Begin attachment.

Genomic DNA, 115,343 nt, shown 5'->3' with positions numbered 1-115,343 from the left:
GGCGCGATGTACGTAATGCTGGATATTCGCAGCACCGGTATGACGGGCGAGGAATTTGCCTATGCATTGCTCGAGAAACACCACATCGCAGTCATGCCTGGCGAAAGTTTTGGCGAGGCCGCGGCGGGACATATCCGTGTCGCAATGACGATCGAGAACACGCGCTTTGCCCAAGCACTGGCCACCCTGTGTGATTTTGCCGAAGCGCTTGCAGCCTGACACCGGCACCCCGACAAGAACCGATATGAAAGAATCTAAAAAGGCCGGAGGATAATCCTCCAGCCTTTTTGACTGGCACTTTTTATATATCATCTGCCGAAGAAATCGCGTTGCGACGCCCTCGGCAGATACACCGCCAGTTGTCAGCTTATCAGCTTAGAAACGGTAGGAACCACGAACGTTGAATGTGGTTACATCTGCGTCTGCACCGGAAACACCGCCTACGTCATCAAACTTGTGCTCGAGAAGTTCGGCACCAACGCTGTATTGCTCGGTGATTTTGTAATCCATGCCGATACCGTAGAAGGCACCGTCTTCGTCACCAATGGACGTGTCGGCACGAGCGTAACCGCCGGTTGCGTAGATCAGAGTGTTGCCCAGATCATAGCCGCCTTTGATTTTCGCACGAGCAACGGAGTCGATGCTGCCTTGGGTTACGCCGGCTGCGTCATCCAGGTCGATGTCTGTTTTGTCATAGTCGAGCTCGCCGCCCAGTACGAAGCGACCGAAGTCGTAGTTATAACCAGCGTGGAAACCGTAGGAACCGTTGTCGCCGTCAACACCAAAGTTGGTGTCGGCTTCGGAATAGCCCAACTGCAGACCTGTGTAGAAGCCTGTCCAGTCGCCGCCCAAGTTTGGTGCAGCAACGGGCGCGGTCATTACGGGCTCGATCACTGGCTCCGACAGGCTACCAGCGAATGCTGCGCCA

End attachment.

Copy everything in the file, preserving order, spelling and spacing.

Genomic DNA, 115,343 nt, shown 5'->3' with positions numbered 1-115,343 from the left:
GGCGCGATGTACGTAATGCTGGATATTCGCAGCACCGGTATGACGGGCGAGGAATTTGCCTATGCATTGCTCGAGAAACACCACATCGCAGTCATGCCTGGCGAAAGTTTTGGCGAGGCCGCGGCGGGACATATCCGTGTCGCAATGACGATCGAGAACACGCGCTTTGCCCAAGCACTGGCCACCCTGTGTGATTTTGCCGAAGCGCTTGCAGCCTGACACCGGCACCCCGACAAGAACCGATATGAAAGAATCTAAAAAGGCCGGAGGATAATCCTCCAGCCTTTTTGACTGGCACTTTTTATATATCATCTGCCGAAGAAATCGCGTTGCGACGCCCTCGGCAGATACACCGCCAGTTGTCAGCTTATCAGCTTAGAAACGGTAGGAACCACGAACGTTGAATGTGGTTACATCTGCGTCTGCACCGGAAACACCGCCTACGTCATCAAACTTGTGCTCGAGAAGTTCGGCACCAACGCTGTATTGCTCGGTGATTTTGTAATCCATGCCGATACCGTAGAAGGCACCGTCTTCGTCACCAATGGACGTGTCGGCACGAGCGTAACCGCCGGTTGCGTAGATCAGAGTGTTGCCCAGATCATAGCCGCCTTTGATTTTCGCACGAGCAACGGAGTCGATGCTGCCTTGGGTTACGCCGGCTGCGTCATCCAGGTCGATGTCTGTTTTGTCATAGTCGAGCTCGCCGCCCAGTACGAAGCGACCGAAGTCGTAGTTATAACCAGCGTGGAAACCGTAGGAACCGTTGTCGCCGTCAACACCAAAGTTGGTGTCGGCTTCGGAATAGCCCAACTGCAGACCTGTGTAGAAGCCTGTCCAGTCGCCGCCCAAGTTTGGTGCAGCAACGGGCGCGGTCATTACGGGCTCGATCACTGGCTCCGACAGGCTACCAGCGAATGCTGCGCCA